Tips and tricks for applying finishes
Tips for Painting
Select a good quality paint. A good quality paint will have ease of application, good aesthetic appearance and durability. Using a good quality paint or finish saves time and labour by requiring fewer coats, being easier to use and lasting longer.
Tip 1. Prepare well. The key to a professional quality job is in the preparation, so take time to prepare well.
- Remove as much furniture and other obstacles as possible from the room.
- Remove door handles, electric switch covers and light fittings from surfaces to be painted.
- Wash and lightly sand any surfaces that are dirty, old or glossy.
- Repair any cracked, peeling or flaky paint.
- Fill all holes and cracks with suitable filler and allow to dry thoroughly.
- Vacuum to remove any dust before you start.
- Use canvas or plastic drop sheets to protect floors.
- Mask edges with painters tape if needed.
Tip 2. Start from the top.
Do ceilings first (or gutters & fascia’s if painting outside), then walls, windows, doors & trim.
Tip 3. Don’t skip the primer.
A primer can make the difference between a professional looking finish that lasts well, and an amateur looking finish that degrades prematurely.
Primers are specially formulated to serve several functions:
- they fill the pores and even the absorbency of bare substrates, and surfaces that have been repaired or filled, so the top coat has a uniform surface to cover.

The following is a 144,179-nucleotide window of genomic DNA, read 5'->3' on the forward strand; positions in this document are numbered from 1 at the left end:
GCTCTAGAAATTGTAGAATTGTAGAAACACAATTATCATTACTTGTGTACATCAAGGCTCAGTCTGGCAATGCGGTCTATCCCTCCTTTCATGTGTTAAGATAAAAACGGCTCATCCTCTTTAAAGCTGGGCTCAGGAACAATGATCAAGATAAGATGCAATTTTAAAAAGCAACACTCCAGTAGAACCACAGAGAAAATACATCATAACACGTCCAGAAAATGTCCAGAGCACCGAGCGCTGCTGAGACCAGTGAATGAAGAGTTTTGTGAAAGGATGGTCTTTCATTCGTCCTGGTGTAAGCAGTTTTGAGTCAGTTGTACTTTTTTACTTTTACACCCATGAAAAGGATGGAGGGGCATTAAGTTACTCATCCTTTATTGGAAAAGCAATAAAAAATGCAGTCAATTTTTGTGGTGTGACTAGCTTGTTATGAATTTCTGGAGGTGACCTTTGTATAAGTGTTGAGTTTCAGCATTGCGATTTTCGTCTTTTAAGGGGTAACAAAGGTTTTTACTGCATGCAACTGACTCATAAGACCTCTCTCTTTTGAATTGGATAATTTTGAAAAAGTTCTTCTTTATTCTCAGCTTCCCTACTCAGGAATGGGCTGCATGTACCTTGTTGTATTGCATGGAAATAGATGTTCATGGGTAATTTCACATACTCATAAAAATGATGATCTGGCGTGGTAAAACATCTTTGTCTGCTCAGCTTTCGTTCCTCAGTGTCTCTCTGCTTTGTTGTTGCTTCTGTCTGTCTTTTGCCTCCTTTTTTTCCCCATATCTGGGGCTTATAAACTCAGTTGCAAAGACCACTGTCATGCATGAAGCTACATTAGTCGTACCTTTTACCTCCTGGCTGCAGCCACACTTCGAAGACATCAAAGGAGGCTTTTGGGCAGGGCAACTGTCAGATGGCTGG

- they seal in any stains, tannin bleed or strong colours so they don’t show through the top coats.
- they provide good adhesion to bare substrates and glossy surfaces so the topcoat doesn’t peel or blister.
If you must skip a coat, you are better to tint the primer and skip one of the top coats. However, be aware that this will shorten the life of the finish because it will result in a thinner, less protective coating.
Tip 4. Paint the edges first (called cutting in). Use an edging pad if you’re not confident with a brush. Then roll the wall with a suitable roller. Be sure to roll before the cut-in area has dried to avoid overlap marks (called keeping a ‘wet edge’).
Tip 5. Work to a system
- When rolling always work from one side of the room to the other.
- Work paint onto the wall and don’t roll it out too thin.
- Finish each section by rolling up the wall so the paint is all flowing in the same direction.
Tip 6. Wrap rollers & paint brushes in plastic when taking a break to keep them wet and avoid extra washing. Plastic film can also be laid directly on paint in open buckets or trays to stop it drying out and forming a skin.
Tip 7. Avoid environmental pollution when cleaning up.
Washing paint brushes, rollers or trays in an outside drain is illegal because these lead directly to our waterways. Washing them in a sink is also not a good idea because the paint ends up in our water treatment systems, which are not designed to handle high chemical loads. A good method for cleaning paint equipment is to wipe off excess paint onto old newspaper and then use a two bucket wash system. Wash well in the first bucket of water, press dry with a rag, then wash clean in the final bucket with a little detergent added. You can then do the final rinse in the sink. Then combine the two buckets and let the paint settle to the bottom overnight. Carefully pour off the clear water from the top into the garden. The ground can handle a small amount of paint residue better than our waterways. Wipe out the remaining paint residue with a cloth and dispose of in the household garbage.
Tip 8. Store any paint for touch-ups in well labeled airtight containers away from extremes of hot & cold. Cover the paint in the container with a layer of cling wrap before putting the lid it. This will exclude air and keep it from spoiling.
Tip 9. Give away excess paint while still usable to friends or charity groups.